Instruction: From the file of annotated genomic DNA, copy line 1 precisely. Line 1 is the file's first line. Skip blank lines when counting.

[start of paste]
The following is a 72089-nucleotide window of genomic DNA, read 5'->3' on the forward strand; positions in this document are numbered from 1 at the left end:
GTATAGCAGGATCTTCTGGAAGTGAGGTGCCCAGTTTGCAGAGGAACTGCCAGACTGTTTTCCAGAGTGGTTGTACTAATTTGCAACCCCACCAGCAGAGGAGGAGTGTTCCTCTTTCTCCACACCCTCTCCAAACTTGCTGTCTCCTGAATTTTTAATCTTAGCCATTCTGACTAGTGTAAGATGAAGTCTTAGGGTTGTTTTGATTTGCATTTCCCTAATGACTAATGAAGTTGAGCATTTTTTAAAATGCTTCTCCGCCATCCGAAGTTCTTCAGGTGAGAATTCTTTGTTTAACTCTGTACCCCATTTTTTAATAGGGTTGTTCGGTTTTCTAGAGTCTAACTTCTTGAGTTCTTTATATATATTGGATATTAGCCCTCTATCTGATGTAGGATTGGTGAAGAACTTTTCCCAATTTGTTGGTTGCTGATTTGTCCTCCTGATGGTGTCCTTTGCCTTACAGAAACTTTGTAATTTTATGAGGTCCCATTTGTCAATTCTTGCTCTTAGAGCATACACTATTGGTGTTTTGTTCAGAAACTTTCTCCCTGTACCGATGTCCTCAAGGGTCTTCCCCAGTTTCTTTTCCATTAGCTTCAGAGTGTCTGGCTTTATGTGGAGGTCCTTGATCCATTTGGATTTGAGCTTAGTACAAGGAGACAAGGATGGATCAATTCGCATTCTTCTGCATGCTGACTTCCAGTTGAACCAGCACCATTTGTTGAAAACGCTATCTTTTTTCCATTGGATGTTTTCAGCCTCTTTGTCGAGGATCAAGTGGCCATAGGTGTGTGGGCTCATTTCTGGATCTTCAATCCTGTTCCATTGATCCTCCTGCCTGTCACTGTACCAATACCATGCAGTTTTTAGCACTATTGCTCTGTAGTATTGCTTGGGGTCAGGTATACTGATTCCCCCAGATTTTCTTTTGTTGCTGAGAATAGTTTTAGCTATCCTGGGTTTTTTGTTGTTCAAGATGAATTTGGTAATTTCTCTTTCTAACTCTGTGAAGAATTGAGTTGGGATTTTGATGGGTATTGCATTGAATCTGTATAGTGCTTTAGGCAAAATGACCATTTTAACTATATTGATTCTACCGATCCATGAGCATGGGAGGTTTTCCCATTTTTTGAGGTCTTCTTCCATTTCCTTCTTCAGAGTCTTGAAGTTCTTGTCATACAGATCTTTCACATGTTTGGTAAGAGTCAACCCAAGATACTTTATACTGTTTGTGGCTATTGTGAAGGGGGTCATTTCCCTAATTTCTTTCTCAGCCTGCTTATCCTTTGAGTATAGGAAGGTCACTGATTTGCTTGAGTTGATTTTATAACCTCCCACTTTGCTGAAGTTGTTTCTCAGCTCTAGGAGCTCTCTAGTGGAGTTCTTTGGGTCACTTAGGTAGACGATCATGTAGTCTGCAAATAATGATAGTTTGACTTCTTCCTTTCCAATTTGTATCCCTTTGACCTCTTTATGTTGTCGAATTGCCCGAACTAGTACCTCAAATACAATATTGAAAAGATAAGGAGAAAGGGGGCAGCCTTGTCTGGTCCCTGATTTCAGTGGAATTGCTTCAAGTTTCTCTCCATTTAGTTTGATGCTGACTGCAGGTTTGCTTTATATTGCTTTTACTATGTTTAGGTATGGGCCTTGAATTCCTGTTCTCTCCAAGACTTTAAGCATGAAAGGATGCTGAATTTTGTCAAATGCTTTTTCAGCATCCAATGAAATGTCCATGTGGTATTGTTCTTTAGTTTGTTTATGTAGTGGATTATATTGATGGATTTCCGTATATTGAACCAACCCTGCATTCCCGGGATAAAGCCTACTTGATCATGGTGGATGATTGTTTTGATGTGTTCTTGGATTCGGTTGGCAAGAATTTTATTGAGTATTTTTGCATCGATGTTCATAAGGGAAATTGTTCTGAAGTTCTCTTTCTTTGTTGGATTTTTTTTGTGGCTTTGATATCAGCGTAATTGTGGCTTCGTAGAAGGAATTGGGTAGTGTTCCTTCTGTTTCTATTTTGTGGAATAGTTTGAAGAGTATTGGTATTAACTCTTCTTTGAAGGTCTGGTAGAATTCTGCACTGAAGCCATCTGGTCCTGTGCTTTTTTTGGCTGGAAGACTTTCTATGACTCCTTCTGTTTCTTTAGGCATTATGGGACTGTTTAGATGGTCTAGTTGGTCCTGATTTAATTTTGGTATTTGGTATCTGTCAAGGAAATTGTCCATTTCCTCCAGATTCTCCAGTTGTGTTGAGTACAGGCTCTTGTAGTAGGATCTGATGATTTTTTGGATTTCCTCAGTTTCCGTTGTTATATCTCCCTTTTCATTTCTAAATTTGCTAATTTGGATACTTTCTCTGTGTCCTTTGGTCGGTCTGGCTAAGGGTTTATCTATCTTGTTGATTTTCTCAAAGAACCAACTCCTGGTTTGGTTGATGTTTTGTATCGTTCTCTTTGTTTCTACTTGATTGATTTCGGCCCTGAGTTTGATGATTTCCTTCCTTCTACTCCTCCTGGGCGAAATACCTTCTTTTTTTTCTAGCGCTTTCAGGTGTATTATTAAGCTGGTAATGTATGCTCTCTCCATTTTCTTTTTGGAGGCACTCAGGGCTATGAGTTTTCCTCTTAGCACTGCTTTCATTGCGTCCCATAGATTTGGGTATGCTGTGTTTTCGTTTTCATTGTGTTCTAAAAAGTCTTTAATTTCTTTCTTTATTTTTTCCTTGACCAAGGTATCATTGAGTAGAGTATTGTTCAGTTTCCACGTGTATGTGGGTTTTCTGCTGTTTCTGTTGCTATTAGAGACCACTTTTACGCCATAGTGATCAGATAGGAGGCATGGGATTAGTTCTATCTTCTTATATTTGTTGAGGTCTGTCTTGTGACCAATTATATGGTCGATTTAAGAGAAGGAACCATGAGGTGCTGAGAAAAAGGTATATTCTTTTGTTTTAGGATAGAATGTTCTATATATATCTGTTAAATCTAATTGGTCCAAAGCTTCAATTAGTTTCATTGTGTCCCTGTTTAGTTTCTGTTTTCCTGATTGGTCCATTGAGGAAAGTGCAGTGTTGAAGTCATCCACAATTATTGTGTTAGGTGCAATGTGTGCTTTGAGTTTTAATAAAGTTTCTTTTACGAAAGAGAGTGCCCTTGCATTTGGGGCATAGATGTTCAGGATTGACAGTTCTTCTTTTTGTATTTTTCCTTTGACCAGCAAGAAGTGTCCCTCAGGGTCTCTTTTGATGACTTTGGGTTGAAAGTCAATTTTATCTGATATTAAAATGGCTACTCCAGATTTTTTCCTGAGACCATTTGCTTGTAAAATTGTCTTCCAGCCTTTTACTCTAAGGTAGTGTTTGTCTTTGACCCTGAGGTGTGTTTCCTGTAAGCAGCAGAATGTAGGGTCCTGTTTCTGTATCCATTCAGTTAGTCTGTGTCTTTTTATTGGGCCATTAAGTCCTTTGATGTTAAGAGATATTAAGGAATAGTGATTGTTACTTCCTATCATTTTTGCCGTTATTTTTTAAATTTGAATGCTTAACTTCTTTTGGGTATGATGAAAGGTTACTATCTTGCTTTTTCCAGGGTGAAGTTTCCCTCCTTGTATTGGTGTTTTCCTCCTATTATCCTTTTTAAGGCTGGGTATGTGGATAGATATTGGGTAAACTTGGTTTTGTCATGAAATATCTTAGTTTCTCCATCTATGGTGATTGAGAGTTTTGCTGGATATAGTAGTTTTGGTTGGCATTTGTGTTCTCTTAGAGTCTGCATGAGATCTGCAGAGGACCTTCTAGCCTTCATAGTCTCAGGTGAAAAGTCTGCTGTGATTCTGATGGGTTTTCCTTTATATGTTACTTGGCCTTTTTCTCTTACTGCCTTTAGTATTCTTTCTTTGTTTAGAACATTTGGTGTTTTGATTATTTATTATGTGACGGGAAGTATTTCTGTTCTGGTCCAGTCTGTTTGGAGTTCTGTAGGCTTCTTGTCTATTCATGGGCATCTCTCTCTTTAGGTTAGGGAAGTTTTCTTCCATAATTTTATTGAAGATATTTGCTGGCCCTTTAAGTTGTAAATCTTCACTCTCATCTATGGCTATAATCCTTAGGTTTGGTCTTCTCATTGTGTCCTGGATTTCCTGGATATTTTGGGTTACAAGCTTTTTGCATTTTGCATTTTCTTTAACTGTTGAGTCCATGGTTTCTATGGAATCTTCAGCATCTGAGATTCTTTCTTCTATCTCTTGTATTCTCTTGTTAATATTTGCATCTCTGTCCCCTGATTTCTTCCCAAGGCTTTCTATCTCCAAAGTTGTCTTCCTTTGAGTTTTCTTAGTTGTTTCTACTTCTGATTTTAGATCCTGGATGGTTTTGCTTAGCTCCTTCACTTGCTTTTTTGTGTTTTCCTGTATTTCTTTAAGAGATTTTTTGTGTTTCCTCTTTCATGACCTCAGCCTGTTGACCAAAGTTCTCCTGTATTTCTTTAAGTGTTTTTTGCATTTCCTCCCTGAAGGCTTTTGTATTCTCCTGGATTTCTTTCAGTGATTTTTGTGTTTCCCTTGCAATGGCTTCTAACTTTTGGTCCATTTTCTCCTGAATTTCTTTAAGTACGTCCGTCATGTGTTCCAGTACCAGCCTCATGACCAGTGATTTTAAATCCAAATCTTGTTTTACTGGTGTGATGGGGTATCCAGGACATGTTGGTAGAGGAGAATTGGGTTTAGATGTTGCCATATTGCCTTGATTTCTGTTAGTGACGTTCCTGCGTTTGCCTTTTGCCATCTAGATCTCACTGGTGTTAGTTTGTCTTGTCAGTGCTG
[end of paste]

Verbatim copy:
The following is a 72089-nucleotide window of genomic DNA, read 5'->3' on the forward strand; positions in this document are numbered from 1 at the left end: